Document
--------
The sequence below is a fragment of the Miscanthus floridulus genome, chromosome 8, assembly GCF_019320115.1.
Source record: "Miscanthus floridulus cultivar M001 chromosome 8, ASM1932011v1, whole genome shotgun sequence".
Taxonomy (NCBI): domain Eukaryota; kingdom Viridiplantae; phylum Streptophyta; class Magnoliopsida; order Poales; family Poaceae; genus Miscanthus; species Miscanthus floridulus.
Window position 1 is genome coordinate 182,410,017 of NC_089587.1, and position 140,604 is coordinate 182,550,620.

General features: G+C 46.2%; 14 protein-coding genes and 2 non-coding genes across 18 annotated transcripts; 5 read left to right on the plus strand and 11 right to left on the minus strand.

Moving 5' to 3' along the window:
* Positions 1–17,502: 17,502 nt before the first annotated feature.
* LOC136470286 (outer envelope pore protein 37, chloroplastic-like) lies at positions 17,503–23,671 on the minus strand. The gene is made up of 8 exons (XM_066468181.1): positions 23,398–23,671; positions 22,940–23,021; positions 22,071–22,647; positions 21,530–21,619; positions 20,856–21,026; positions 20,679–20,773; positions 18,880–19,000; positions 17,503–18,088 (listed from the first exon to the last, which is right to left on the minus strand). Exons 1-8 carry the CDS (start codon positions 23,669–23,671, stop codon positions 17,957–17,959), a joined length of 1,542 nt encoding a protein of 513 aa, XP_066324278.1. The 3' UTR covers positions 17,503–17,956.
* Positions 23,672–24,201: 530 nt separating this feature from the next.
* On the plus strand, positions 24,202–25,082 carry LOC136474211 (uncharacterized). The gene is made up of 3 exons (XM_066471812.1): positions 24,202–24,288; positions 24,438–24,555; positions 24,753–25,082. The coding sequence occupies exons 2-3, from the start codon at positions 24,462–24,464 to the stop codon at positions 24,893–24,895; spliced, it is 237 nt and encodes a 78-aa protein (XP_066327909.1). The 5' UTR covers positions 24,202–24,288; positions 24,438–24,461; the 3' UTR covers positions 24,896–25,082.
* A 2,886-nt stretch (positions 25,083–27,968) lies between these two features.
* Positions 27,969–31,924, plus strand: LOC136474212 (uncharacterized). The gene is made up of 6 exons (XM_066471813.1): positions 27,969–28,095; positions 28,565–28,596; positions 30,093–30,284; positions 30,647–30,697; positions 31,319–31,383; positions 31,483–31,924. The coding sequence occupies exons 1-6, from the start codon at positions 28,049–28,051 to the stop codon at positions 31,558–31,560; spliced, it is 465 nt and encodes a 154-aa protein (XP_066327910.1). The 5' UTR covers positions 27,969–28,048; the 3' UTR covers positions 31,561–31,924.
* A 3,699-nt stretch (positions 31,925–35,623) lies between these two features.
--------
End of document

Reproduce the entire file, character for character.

The sequence below is a fragment of the Miscanthus floridulus genome, chromosome 8, assembly GCF_019320115.1.
Source record: "Miscanthus floridulus cultivar M001 chromosome 8, ASM1932011v1, whole genome shotgun sequence".
Taxonomy (NCBI): domain Eukaryota; kingdom Viridiplantae; phylum Streptophyta; class Magnoliopsida; order Poales; family Poaceae; genus Miscanthus; species Miscanthus floridulus.
Window position 1 is genome coordinate 182,410,017 of NC_089587.1, and position 140,604 is coordinate 182,550,620.

General features: G+C 46.2%; 14 protein-coding genes and 2 non-coding genes across 18 annotated transcripts; 5 read left to right on the plus strand and 11 right to left on the minus strand.

Moving 5' to 3' along the window:
* Positions 1–17,502: 17,502 nt before the first annotated feature.
* LOC136470286 (outer envelope pore protein 37, chloroplastic-like) lies at positions 17,503–23,671 on the minus strand. The gene is made up of 8 exons (XM_066468181.1): positions 23,398–23,671; positions 22,940–23,021; positions 22,071–22,647; positions 21,530–21,619; positions 20,856–21,026; positions 20,679–20,773; positions 18,880–19,000; positions 17,503–18,088 (listed from the first exon to the last, which is right to left on the minus strand). Exons 1-8 carry the CDS (start codon positions 23,669–23,671, stop codon positions 17,957–17,959), a joined length of 1,542 nt encoding a protein of 513 aa, XP_066324278.1. The 3' UTR covers positions 17,503–17,956.
* Positions 23,672–24,201: 530 nt separating this feature from the next.
* On the plus strand, positions 24,202–25,082 carry LOC136474211 (uncharacterized). The gene is made up of 3 exons (XM_066471812.1): positions 24,202–24,288; positions 24,438–24,555; positions 24,753–25,082. The coding sequence occupies exons 2-3, from the start codon at positions 24,462–24,464 to the stop codon at positions 24,893–24,895; spliced, it is 237 nt and encodes a 78-aa protein (XP_066327909.1). The 5' UTR covers positions 24,202–24,288; positions 24,438–24,461; the 3' UTR covers positions 24,896–25,082.
* A 2,886-nt stretch (positions 25,083–27,968) lies between these two features.
* Positions 27,969–31,924, plus strand: LOC136474212 (uncharacterized). The gene is made up of 6 exons (XM_066471813.1): positions 27,969–28,095; positions 28,565–28,596; positions 30,093–30,284; positions 30,647–30,697; positions 31,319–31,383; positions 31,483–31,924. The coding sequence occupies exons 1-6, from the start codon at positions 28,049–28,051 to the stop codon at positions 31,558–31,560; spliced, it is 465 nt and encodes a 154-aa protein (XP_066327910.1). The 5' UTR covers positions 27,969–28,048; the 3' UTR covers positions 31,561–31,924.
* A 3,699-nt stretch (positions 31,925–35,623) lies between these two features.